Breaking Barriers: Helping Low-to-Moderate Income Families Go Solar

Experts

Advocacy Intern

By Danielle Blustein on Tuesday, July 26th, 2016

Solar power is a growing industry that provides clean energy and can result in big savings on monthly energy bills. But not everyone can easily reap the benefits of solar power. Low-to-moderate income families struggle with many barriers that prevent them from going solar.

Some of these barriers include:

  • Large upfront costs
  • Lack of access to financing options
  • Low credit scores
  • Inability to harness tax incentives
  • Lack of home ownership
  • Residence in multi-family housing
  • Lack of roof access

These barriers are especially troubling because low-to-moderate income households have the most to benefit from installing solar. Low-income families spend three to four times more on energy expenses than higher income families.  A recent report identified the best ways utility companies and communities can help low-income households break through the barriers and go solar.

Income

Whole communities stand to gain from better solar access.

When low-to-moderate income participation in the solar market is absent, it negatively affects everyone. As more people go solar, not only do those individual households save money on their monthly energy bill, but the community at large often saves money on traditional energy expenses. Residents generating their own solar power means that the community doesn’t have to pay for new and expensive power plants or transmission line upgrades. This saves all residents of the community money while also benefiting the environment. These benefits highlight the importance of recognizing the barriers low-to-moderate income households face and having the tools necessary to break these barriers.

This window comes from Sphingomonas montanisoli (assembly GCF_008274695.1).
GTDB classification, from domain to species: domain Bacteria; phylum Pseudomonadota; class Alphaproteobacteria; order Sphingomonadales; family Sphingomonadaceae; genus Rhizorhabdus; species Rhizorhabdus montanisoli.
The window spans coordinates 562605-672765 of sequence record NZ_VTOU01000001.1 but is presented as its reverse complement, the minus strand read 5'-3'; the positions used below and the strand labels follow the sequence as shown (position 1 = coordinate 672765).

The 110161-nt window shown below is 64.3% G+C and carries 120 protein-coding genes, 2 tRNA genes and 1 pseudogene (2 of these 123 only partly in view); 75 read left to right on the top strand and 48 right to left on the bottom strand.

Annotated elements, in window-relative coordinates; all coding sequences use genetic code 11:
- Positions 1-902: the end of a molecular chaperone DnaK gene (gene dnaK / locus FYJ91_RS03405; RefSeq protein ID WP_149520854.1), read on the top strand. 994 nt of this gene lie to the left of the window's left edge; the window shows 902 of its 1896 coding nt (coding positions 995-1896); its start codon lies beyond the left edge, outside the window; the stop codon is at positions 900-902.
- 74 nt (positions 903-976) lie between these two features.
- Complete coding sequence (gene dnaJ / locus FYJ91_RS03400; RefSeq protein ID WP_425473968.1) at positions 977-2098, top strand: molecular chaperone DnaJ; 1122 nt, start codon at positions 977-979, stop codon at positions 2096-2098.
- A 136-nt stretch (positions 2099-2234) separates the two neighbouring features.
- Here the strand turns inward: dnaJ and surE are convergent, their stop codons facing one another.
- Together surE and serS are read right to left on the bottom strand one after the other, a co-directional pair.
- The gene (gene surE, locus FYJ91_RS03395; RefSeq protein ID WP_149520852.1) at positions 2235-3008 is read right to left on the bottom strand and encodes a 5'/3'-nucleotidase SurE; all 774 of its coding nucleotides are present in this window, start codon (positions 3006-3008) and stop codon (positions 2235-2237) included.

Broken Barriers: Upfront Costs and Bad Credit

Although costs for solar have decreased significantly over the past few years, large upfront costs remain a barrier for low-to-moderate income families. One way to mitigate this barrier is for solar utility companies to offer leases or power purchase agreements (PPA) to consumers. Leases or PPAs allow consumers to “rent” their rooftops to the solar company in exchange for credits on their energy bill, with no upfront costs. However, many low-to-moderate income families would still be ineligible for leases or PPAs due to another common barrier: bad credit. But on-bill financing could be the solution to solve both of these barriers.

On-bill financing is a loan that gives customers the ability to pay for their energy efficiency efforts, such as solar, over an extended period of time at no upfront cost. This allows customers to save money and energy from day one! On top of that, eligibility for on-bill financing is determined by using utility bill payment history instead of credit score. However, it is important to note that on-bill financing is a very new financial tool and as such there is a great deal of uncertainty as to how each utility company may set up their system. States should ensure that their on-bill financing program allow low-to-moderate families to realize the benefits of solar by saving money and energy while protecting other financial and consumer interests.

Broken Barriers: Lack of Homeownership and Roof Access